I think IT is his best book. The Stand used to hold the number 1 spot for me for a while, but I've come to realize a lot of that book is padded out. The first two "books" of The Stand are great, but once the characters reach Nebraska, the book comes to a screeching halt. Once the characters set out West to Las Vegas, the book quickly runs out of steam, ultimately reaching a disappointed climax. Under The Dome is a surprisingly quick read, entertaining throughout. But it too has a weak climax, and I don't think the characters are as strong as those found in IT or The Stand. IT works pretty well throughout the entire plot. Even though a lot of people don't like the reveal of what IT actually is, I felt the book contained some of King's best writing, especially in it's final pages.

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#21

Don't want us to get too ahead of ourselves, but you're spot on about IT. And I will discuss it further when the time comes. But it does have a truly epic feel that spans generations. It's where I felt they really dropped the ball with the movie. That could (and should) have been the Godfather of horror movies. Instead it was just this TV movie and that was it.

But King has no problem with epics. It's basically what he became known for. These epic horror novels. Thankfully, he knows how to sustain your interest with compelling characters.

But it's because he became so known for scope that something like Carrie really stands out in how lean it is.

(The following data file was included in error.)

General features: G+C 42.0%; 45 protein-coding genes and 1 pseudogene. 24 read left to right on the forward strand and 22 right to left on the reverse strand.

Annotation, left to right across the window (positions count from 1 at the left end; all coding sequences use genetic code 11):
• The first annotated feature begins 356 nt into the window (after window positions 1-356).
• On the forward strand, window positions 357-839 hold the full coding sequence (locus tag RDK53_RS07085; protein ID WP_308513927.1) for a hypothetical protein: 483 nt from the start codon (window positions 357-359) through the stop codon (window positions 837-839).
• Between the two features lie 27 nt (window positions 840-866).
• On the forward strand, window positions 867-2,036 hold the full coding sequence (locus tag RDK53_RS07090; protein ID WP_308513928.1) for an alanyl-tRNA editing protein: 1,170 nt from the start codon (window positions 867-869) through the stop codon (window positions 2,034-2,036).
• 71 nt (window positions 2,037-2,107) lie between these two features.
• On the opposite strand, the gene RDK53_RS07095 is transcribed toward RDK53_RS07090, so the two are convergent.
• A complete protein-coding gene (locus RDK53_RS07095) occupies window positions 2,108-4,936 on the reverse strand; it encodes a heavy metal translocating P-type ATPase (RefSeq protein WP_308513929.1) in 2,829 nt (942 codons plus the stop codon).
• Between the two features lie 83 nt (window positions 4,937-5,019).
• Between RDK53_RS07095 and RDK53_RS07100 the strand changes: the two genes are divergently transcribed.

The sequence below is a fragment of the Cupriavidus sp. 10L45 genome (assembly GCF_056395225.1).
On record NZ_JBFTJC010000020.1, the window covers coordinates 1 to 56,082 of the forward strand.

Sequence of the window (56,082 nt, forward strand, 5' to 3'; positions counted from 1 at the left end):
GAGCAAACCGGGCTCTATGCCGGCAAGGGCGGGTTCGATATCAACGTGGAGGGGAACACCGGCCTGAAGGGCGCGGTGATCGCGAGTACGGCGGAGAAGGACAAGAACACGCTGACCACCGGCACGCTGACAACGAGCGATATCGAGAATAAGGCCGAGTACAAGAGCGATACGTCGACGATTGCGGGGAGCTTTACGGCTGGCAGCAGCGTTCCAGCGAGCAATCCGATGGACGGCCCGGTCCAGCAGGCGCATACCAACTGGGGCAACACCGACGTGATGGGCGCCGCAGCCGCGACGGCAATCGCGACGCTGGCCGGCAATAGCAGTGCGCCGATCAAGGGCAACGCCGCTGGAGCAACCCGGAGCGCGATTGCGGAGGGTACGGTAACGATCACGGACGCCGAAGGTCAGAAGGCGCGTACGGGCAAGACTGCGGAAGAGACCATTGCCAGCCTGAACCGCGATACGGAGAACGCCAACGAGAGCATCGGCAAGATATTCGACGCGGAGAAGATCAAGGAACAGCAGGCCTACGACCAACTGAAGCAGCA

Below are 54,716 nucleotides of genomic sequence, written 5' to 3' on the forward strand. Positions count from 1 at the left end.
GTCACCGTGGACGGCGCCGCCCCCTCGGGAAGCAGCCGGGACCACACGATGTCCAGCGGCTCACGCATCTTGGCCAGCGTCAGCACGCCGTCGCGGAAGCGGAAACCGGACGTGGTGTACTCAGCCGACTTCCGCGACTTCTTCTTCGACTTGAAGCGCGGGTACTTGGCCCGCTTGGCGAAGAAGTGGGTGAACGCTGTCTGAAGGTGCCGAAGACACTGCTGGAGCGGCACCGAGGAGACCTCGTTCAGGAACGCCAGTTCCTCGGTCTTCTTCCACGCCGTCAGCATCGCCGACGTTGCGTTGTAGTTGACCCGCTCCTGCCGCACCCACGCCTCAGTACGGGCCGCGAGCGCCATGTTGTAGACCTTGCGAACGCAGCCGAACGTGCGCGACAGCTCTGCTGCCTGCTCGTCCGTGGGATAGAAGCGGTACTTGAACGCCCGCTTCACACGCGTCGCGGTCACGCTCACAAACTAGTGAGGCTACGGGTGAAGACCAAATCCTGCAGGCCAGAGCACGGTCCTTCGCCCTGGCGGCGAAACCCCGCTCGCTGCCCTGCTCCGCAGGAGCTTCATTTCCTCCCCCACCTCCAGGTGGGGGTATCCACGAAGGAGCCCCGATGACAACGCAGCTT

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#22


Quote:
Originally Posted by Wayward_Woman View Post

I think I've read somewhere that even King doesn't give Carrie that fair a shake. It's hist first book, his big freshman entrance (and what an entrance!) and I believe he's a little embarassed looking back at it. While I agree that the movie looks a little dated fashionwise....Boy does it hold up. That opening scene is amazing. (De Palma version. Never saw the others. Er. Saw Carrie 2 and thought, like you, it was okay.)



I think it's because, like RAGE, real world events have made it a bit more frightening than he likes. I remember one introduction he wrote to CARRIE (when Scribner was reissuing his old titles) where he compared Carrie to the Columbine killers.

Anyway, good series Erix and I look forward to seeing where you go with it. I've been toying with revisiting King's work for a while myself, though my approach would be different than yours.

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#23


Quote:
Originally Posted by Wayward_Woman View Post

I think I've read somewhere that even King doesn't give Carrie that fair a shake. It's hist first book, his big freshman entrance (and what an entrance!) and I believe he's a little embarassed looking back at it. While I agree that the movie looks a little dated fashionwise....Boy does it hold up. That opening scene is amazing. (De Palma version. Never saw the others. Er. Saw Carrie 2 and thought, like you, it was okay.)



Interesting thing Carrie and Robocop have in common. King wrote a part of Carrie and didn't like it so he threw it in the bin. Verhoeven hated the script to Robocop and also threw it in his bin. In both cases, their respective wives fished what they threw into the bin back out and asked them to give the material another chance. The rest, as they say, is history.

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#24

I didn't know that about RoboCop. That's great.

In any case, Tabitha King has clearly been instrumental in Steve's success. I'll discuss this more when I get to On Writing - but it's very touching that he wrote such a wonderful tribute to her and his family.

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#25


Quote:
Originally Posted by Erix View Post

Kate... I will be covering Jerusalem's Lot when I get to Night Shift.